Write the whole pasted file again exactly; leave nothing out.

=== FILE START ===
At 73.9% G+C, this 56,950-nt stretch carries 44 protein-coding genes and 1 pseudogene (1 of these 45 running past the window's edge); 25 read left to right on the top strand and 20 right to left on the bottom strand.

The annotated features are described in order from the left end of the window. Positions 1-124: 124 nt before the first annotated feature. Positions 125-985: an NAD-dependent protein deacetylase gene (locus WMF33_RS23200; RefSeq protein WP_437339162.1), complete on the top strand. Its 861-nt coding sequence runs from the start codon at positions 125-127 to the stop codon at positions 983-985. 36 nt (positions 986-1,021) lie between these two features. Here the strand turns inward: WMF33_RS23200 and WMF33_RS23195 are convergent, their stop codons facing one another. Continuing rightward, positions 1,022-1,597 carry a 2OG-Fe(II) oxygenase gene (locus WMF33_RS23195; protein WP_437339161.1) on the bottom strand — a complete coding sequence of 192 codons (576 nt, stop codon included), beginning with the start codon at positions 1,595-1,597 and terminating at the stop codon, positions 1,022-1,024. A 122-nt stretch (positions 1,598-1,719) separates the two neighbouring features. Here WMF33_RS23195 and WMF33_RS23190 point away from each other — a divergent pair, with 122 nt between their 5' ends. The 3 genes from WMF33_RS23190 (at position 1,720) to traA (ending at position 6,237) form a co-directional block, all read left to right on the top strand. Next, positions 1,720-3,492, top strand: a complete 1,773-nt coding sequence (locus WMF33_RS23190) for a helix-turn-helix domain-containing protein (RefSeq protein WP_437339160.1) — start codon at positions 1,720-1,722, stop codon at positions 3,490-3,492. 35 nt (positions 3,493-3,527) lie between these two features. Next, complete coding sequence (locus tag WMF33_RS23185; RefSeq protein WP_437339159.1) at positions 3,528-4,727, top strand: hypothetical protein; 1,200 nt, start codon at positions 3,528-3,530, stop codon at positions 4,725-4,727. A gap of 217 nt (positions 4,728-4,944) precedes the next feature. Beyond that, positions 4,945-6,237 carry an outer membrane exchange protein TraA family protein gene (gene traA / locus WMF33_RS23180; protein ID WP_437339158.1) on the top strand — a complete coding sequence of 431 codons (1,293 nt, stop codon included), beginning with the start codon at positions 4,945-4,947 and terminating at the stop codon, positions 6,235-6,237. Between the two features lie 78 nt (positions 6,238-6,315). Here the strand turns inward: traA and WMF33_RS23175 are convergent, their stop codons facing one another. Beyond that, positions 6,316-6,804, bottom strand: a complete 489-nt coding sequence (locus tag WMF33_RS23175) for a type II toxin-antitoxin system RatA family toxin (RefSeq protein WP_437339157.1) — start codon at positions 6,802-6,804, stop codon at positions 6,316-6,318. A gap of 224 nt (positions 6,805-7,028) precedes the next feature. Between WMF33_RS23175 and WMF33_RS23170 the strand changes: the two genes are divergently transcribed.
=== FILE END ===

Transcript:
At 73.9% G+C, this 56,950-nt stretch carries 44 protein-coding genes and 1 pseudogene (1 of these 45 running past the window's edge); 25 read left to right on the top strand and 20 right to left on the bottom strand.

The annotated features are described in order from the left end of the window. Positions 1-124: 124 nt before the first annotated feature. Positions 125-985: an NAD-dependent protein deacetylase gene (locus WMF33_RS23200; RefSeq protein WP_437339162.1), complete on the top strand. Its 861-nt coding sequence runs from the start codon at positions 125-127 to the stop codon at positions 983-985. 36 nt (positions 986-1,021) lie between these two features. Here the strand turns inward: WMF33_RS23200 and WMF33_RS23195 are convergent, their stop codons facing one another. Continuing rightward, positions 1,022-1,597 carry a 2OG-Fe(II) oxygenase gene (locus WMF33_RS23195; protein WP_437339161.1) on the bottom strand — a complete coding sequence of 192 codons (576 nt, stop codon included), beginning with the start codon at positions 1,595-1,597 and terminating at the stop codon, positions 1,022-1,024. A 122-nt stretch (positions 1,598-1,719) separates the two neighbouring features. Here WMF33_RS23195 and WMF33_RS23190 point away from each other — a divergent pair, with 122 nt between their 5' ends. The 3 genes from WMF33_RS23190 (at position 1,720) to traA (ending at position 6,237) form a co-directional block, all read left to right on the top strand. Next, positions 1,720-3,492, top strand: a complete 1,773-nt coding sequence (locus WMF33_RS23190) for a helix-turn-helix domain-containing protein (RefSeq protein WP_437339160.1) — start codon at positions 1,720-1,722, stop codon at positions 3,490-3,492. 35 nt (positions 3,493-3,527) lie between these two features. Next, complete coding sequence (locus tag WMF33_RS23185; RefSeq protein WP_437339159.1) at positions 3,528-4,727, top strand: hypothetical protein; 1,200 nt, start codon at positions 3,528-3,530, stop codon at positions 4,725-4,727. A gap of 217 nt (positions 4,728-4,944) precedes the next feature. Beyond that, positions 4,945-6,237 carry an outer membrane exchange protein TraA family protein gene (gene traA / locus WMF33_RS23180; protein ID WP_437339158.1) on the top strand — a complete coding sequence of 431 codons (1,293 nt, stop codon included), beginning with the start codon at positions 4,945-4,947 and terminating at the stop codon, positions 6,235-6,237. Between the two features lie 78 nt (positions 6,238-6,315). Here the strand turns inward: traA and WMF33_RS23175 are convergent, their stop codons facing one another. Beyond that, positions 6,316-6,804, bottom strand: a complete 489-nt coding sequence (locus tag WMF33_RS23175) for a type II toxin-antitoxin system RatA family toxin (RefSeq protein WP_437339157.1) — start codon at positions 6,802-6,804, stop codon at positions 6,316-6,318. A gap of 224 nt (positions 6,805-7,028) precedes the next feature. Between WMF33_RS23175 and WMF33_RS23170 the strand changes: the two genes are divergently transcribed.